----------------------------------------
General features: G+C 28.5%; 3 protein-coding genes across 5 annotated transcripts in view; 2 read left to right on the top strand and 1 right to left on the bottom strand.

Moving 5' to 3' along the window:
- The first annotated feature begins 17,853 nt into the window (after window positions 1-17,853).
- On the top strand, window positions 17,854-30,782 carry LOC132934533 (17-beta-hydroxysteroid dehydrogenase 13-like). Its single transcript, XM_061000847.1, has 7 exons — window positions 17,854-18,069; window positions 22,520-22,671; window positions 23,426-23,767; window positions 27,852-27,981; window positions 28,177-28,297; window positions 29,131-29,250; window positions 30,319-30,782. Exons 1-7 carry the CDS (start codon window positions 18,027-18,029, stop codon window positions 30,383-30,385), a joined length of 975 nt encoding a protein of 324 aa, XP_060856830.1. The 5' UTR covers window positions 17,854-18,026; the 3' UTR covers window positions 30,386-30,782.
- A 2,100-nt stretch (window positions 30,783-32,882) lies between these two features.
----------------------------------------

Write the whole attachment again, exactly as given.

General features: G+C 28.5%; 3 protein-coding genes across 5 annotated transcripts in view; 2 read left to right on the top strand and 1 right to left on the bottom strand.

Moving 5' to 3' along the window:
- The first annotated feature begins 17,853 nt into the window (after window positions 1-17,853).
- On the top strand, window positions 17,854-30,782 carry LOC132934533 (17-beta-hydroxysteroid dehydrogenase 13-like). Its single transcript, XM_061000847.1, has 7 exons — window positions 17,854-18,069; window positions 22,520-22,671; window positions 23,426-23,767; window positions 27,852-27,981; window positions 28,177-28,297; window positions 29,131-29,250; window positions 30,319-30,782. Exons 1-7 carry the CDS (start codon window positions 18,027-18,029, stop codon window positions 30,383-30,385), a joined length of 975 nt encoding a protein of 324 aa, XP_060856830.1. The 5' UTR covers window positions 17,854-18,026; the 3' UTR covers window positions 30,386-30,782.
- A 2,100-nt stretch (window positions 30,783-32,882) lies between these two features.